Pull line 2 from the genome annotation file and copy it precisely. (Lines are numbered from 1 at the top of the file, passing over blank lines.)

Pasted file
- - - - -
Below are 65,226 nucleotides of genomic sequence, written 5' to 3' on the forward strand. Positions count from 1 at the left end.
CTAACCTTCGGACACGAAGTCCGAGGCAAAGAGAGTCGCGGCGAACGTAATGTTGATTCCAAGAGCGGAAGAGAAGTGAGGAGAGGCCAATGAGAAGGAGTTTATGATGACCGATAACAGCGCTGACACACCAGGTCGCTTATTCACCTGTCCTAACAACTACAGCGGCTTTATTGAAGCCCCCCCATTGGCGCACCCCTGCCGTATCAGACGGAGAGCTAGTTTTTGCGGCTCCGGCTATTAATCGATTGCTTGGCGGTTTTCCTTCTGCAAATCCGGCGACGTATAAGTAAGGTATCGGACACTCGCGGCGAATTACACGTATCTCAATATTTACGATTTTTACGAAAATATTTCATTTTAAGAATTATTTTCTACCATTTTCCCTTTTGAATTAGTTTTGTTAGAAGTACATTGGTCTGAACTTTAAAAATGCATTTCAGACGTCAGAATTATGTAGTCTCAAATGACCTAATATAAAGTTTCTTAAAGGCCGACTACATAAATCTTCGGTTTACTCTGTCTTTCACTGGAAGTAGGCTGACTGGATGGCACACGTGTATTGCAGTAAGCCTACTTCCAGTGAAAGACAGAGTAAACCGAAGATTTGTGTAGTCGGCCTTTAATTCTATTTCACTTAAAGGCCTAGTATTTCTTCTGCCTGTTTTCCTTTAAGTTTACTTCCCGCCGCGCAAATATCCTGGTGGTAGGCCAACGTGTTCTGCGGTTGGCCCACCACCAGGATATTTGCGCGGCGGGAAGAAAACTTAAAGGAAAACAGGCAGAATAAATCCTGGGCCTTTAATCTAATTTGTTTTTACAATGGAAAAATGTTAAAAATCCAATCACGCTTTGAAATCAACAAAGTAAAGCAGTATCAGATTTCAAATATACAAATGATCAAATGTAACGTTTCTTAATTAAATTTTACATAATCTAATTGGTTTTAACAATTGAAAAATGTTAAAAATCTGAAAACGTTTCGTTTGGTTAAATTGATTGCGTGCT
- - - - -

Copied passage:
CTAACCTTCGGACACGAAGTCCGAGGCAAAGAGAGTCGCGGCGAACGTAATGTTGATTCCAAGAGCGGAAGAGAAGTGAGGAGAGGCCAATGAGAAGGAGTTTATGATGACCGATAACAGCGCTGACACACCAGGTCGCTTATTCACCTGTCCTAACAACTACAGCGGCTTTATTGAAGCCCCCCCATTGGCGCACCCCTGCCGTATCAGACGGAGAGCTAGTTTTTGCGGCTCCGGCTATTAATCGATTGCTTGGCGGTTTTCCTTCTGCAAATCCGGCGACGTATAAGTAAGGTATCGGACACTCGCGGCGAATTACACGTATCTCAATATTTACGATTTTTACGAAAATATTTCATTTTAAGAATTATTTTCTACCATTTTCCCTTTTGAATTAGTTTTGTTAGAAGTACATTGGTCTGAACTTTAAAAATGCATTTCAGACGTCAGAATTATGTAGTCTCAAATGACCTAATATAAAGTTTCTTAAAGGCCGACTACATAAATCTTCGGTTTACTCTGTCTTTCACTGGAAGTAGGCTGACTGGATGGCACACGTGTATTGCAGTAAGCCTACTTCCAGTGAAAGACAGAGTAAACCGAAGATTTGTGTAGTCGGCCTTTAATTCTATTTCACTTAAAGGCCTAGTATTTCTTCTGCCTGTTTTCCTTTAAGTTTACTTCCCGCCGCGCAAATATCCTGGTGGTAGGCCAACGTGTTCTGCGGTTGGCCCACCACCAGGATATTTGCGCGGCGGGAAGAAAACTTAAAGGAAAACAGGCAGAATAAATCCTGGGCCTTTAATCTAATTTGTTTTTACAATGGAAAAATGTTAAAAATCCAATCACGCTTTGAAATCAACAAAGTAAAGCAGTATCAGATTTCAAATATACAAATGATCAAATGTAACGTTTCTTAATTAAATTTTACATAATCTAATTGGTTTTAACAATTGAAAAATGTTAAAAATCTGAAAACGTTTCGTTTGGTTAAATTGATTGCGTGCT